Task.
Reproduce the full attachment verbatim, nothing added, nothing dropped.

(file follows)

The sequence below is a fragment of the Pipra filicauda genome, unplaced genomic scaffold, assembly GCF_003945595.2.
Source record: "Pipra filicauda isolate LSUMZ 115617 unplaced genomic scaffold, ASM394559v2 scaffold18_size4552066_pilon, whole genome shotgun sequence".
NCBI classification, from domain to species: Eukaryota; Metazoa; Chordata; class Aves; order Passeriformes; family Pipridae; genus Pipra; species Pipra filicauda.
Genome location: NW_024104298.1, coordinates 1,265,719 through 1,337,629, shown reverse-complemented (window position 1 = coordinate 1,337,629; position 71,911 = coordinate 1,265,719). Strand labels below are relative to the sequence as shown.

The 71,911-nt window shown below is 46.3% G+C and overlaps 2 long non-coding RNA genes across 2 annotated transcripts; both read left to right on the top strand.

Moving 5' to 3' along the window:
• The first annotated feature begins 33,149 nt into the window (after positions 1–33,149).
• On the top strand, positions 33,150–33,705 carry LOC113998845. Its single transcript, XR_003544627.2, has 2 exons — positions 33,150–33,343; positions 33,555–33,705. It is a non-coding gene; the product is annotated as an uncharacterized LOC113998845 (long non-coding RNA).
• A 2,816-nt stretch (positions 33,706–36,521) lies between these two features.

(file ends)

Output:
The sequence below is a fragment of the Pipra filicauda genome, unplaced genomic scaffold, assembly GCF_003945595.2.
Source record: "Pipra filicauda isolate LSUMZ 115617 unplaced genomic scaffold, ASM394559v2 scaffold18_size4552066_pilon, whole genome shotgun sequence".
NCBI classification, from domain to species: Eukaryota; Metazoa; Chordata; class Aves; order Passeriformes; family Pipridae; genus Pipra; species Pipra filicauda.
Genome location: NW_024104298.1, coordinates 1,265,719 through 1,337,629, shown reverse-complemented (window position 1 = coordinate 1,337,629; position 71,911 = coordinate 1,265,719). Strand labels below are relative to the sequence as shown.

The 71,911-nt window shown below is 46.3% G+C and overlaps 2 long non-coding RNA genes across 2 annotated transcripts; both read left to right on the top strand.

Moving 5' to 3' along the window:
• The first annotated feature begins 33,149 nt into the window (after positions 1–33,149).
• On the top strand, positions 33,150–33,705 carry LOC113998845. Its single transcript, XR_003544627.2, has 2 exons — positions 33,150–33,343; positions 33,555–33,705. It is a non-coding gene; the product is annotated as an uncharacterized LOC113998845 (long non-coding RNA).
• A 2,816-nt stretch (positions 33,706–36,521) lies between these two features.